The fundamental question, both for the Government and for Nato (if it is to remain a meaningful alliance), is whether defeat of the Taleban and establishment of a stable, long-term democracy in Afghanistan really is a vital interest.For "attrition", read feeding troops into a mincer, sustaining a never-ending toll of casualties for no strategic effect. In such a battle, with our small, expensive Army, we can never win against the unlimited manpower of the Taleban, sustained by a never-ending supply of young men from the North-West frontier. Even at an exchange rate of 1000-1 in our favour, we cannot win.
If it is vital, then since national security is the prime duty of any government, whatever it takes in manpower – but primarily willpower – from all Nato member nations, must be allocated to fulfilling this aim. If this means putting economies on a war footing – fine.
If, on the other hand, these aims are merely desirable rather than vital – and with governments led by politicians with no personal military experience, and more concerned with interest rates, credit crunches and unemployment – why, let them say so.
Then the nations that contribute combat troops can resign themselves to long-term attrition of their soldiers committed to an unwinnable war.
Iain Dale notes that "politics is upside down" when Sunny Hundal supports the war and EU Referendum says we should withdraw.
For the record, we support the war. But that support is conditional on it being prosecuted effectively, with clear objectives and some prospect of success. None of those conditions currently apply.
In our overnight post, we write of the tragic episodes where three foot patrols in Sangin in the space of just over a month are confronted with the same type of complex IED ambush, each suffering multiple casualties in exactly the same circumstances.
On a smaller scale, the Army response seems to mirror the tactics of the First World War when the Generals, having experienced the carnage of sending troops "over the top" to face the German machine guns – to be slaughtered in their tens of thousands - hit upon the new, "war winning" tactic - of doing exactly the same thing again.
In terms of this war, it is not the machine gun but the IED which is the decisive weapon. And, as in the First World War, we see an Army which is completely unprepared, both physically and intellectually, to deal with the threat.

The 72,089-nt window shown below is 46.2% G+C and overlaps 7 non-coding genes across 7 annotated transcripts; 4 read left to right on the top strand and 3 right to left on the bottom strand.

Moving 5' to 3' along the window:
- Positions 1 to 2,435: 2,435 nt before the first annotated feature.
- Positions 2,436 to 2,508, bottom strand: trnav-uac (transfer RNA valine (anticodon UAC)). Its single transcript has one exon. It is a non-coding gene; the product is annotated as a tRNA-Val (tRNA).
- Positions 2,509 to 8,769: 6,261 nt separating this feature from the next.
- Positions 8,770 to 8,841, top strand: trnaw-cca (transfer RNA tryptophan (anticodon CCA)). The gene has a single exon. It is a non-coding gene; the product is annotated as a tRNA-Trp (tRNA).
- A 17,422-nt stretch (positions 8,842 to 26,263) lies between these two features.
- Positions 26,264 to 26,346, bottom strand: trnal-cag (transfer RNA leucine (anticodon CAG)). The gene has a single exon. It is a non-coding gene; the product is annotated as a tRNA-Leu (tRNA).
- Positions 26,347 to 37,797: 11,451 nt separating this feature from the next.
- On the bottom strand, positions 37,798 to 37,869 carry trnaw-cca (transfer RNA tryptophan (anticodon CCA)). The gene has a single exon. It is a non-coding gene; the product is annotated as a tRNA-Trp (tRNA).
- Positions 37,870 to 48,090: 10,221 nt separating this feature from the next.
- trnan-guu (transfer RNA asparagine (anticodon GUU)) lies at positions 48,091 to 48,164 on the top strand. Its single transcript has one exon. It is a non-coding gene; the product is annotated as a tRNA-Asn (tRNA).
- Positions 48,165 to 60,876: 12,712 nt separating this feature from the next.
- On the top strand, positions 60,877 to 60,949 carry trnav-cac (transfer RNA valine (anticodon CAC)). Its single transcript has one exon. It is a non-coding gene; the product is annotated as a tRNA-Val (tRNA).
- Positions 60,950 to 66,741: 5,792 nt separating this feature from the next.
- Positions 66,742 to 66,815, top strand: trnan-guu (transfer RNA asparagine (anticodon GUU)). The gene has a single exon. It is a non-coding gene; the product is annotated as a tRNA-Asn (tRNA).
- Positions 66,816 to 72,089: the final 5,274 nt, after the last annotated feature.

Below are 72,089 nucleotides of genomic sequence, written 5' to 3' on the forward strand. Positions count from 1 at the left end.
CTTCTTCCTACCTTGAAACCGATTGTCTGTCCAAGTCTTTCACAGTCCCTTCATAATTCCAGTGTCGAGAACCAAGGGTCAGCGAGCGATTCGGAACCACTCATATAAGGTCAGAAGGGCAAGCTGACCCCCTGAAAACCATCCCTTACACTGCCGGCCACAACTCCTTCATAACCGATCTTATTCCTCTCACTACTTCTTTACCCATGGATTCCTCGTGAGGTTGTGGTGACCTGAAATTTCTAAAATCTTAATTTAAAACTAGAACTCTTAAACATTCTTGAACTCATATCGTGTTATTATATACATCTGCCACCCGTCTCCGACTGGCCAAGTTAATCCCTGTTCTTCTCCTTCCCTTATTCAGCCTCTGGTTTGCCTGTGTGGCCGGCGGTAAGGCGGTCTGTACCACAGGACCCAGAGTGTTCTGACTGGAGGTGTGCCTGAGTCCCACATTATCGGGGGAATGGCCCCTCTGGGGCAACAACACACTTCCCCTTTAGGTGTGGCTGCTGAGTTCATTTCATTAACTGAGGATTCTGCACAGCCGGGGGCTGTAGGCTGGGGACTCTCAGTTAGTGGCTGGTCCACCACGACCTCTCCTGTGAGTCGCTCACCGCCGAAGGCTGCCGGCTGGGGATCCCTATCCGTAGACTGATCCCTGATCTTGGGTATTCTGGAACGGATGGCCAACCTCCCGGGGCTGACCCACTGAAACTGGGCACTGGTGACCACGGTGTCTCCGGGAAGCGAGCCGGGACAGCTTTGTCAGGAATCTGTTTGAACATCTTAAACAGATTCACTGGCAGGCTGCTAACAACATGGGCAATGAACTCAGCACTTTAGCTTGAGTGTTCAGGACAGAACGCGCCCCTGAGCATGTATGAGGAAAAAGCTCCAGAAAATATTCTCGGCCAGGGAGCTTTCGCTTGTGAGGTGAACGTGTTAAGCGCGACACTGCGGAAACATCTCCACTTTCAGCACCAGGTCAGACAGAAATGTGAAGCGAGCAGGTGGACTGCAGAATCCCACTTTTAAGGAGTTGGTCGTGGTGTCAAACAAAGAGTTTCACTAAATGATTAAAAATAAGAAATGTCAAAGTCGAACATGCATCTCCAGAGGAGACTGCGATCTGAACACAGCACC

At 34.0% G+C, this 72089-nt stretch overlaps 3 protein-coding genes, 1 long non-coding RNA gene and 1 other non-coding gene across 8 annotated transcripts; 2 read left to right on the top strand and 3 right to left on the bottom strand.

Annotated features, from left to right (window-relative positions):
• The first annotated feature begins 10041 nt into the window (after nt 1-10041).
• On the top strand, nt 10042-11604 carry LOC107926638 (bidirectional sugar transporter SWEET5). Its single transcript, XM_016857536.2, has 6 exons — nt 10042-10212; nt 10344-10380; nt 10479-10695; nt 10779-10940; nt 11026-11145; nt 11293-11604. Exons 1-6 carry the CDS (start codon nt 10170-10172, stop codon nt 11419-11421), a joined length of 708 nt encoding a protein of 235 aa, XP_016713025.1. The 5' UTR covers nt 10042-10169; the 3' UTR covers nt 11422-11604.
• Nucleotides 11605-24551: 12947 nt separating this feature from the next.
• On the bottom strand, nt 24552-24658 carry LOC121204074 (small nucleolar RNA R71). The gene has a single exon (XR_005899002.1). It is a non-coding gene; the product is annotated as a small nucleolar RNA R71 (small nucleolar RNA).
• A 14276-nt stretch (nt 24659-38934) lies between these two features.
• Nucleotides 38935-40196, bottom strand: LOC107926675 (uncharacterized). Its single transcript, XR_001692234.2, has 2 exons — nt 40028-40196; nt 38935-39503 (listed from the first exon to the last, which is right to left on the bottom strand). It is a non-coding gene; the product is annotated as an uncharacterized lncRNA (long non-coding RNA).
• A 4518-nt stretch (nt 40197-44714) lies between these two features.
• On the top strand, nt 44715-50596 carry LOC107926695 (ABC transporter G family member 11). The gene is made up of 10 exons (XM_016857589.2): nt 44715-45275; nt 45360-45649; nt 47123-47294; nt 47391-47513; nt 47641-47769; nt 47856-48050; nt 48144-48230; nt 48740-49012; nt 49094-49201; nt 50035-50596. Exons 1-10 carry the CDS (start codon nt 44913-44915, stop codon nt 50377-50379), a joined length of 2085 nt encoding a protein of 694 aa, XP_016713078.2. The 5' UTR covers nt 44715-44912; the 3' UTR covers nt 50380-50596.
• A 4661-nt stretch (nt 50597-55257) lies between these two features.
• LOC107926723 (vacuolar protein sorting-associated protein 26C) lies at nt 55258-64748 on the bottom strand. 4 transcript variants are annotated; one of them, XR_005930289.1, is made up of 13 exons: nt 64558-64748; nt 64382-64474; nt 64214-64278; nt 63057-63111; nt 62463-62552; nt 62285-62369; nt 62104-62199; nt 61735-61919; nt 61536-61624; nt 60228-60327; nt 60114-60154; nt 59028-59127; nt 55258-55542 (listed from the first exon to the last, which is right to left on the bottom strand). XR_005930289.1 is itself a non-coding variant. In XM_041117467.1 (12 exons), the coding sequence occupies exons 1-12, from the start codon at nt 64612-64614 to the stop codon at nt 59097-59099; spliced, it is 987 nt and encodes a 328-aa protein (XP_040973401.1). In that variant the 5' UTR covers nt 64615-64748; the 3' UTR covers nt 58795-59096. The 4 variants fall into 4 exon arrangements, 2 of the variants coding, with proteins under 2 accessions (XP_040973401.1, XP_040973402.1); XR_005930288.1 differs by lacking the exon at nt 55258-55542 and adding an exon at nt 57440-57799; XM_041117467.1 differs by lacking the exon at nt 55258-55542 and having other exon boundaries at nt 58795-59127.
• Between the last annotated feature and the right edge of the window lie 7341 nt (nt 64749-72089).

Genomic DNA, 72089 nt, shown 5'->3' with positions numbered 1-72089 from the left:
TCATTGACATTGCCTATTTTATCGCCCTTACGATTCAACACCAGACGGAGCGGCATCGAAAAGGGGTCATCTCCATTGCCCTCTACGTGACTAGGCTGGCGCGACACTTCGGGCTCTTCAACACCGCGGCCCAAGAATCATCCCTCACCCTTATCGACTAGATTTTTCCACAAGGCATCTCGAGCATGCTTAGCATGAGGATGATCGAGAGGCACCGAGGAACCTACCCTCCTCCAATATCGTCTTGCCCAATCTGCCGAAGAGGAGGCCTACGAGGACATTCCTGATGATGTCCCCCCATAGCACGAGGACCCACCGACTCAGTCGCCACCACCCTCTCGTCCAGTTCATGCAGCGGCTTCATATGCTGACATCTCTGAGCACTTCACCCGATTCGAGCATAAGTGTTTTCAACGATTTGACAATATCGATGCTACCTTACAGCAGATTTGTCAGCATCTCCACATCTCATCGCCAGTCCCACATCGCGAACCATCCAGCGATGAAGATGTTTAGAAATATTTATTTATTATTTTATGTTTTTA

Faced with the endless attrition arising from sending men out on foot patrol to confront IEDs which have been manufactured and emplaced on an industrial scale, the Army's tactic is simply to do exactly the same thing again, and again and again. We are not alone in being less than impressed with what passes for Army tactics.
The point is, of course, that the Taleban's use of the IED was expected and predicted - back in June 2006, when we arranged through Ann Winterton for the defence minister to be asked what he intended to do about it. The answer was not reassuring.
Only now, three years later, is the outgoing CGS at last taking the threat seriously. In a long interview with ITN yesterday (summarised here) Gen Dannatt "vows" to deliver swift retribution to sneak bombers who attack UK soldiers with deadly booby traps in Afghanistan.
He calls for his troops to be given better "technical" equipment to locate the devices and catch those responsible in the act so they can be eliminated and we are told that the General "has been forced to endure reports of death and injuries inflicted on those under his charge" by IEDs.
"IEDs are a critical issue at the moment. We need more technical equipment to have 24/7 surveillance and the ability to target these people and kill them, if necessary, when they are laying these devices," he says.
The (rhetorical) question is, where was Dannatt three years ago when the threat was being predicted but had not then materialised? Well, as we know, this "honest general" was obsessed with the Future Rapid Effects System (FRES).
Interviewed by RUSI in Summer 2006, he spoke of having "won the argument for the medium-weight equipments," predicting confidently that "we will have them." Even then, with "roadside bombs" ripping the heart out of his army in Iraq, IEDs were never mentioned.
With the Army three years behind the curve, there can be no "swift" retribution. It will take several years to devise the necessary countermeasures, equip and train the troops, deploy the equipment and introduce new tactics. The consequence is that, in the interim, the Army must cede the tactical initiative to the Taleban in order to minimise casualties, or sustain losses which would make continuation of the current campaign unacceptable.
The alternative, as Lt-Col William Pender writes, is to put the UK on a war footing, injecting massive resources into the campaign to overcome the years of neglect. If we had any confidence that this might happen, either under this or the next administration, then our view of the war would be different.
Devoting the necessary resources, however, is as politically unsustainable as bearing the current casualty rate. Brown is not going to do it, and neither is Cameron. For want of that, therefore, we must withdraw. There is no way out, other than to resign ourselves to long-term attrition of our soldiers committed to an unwinnable war.
And that simply is not acceptable.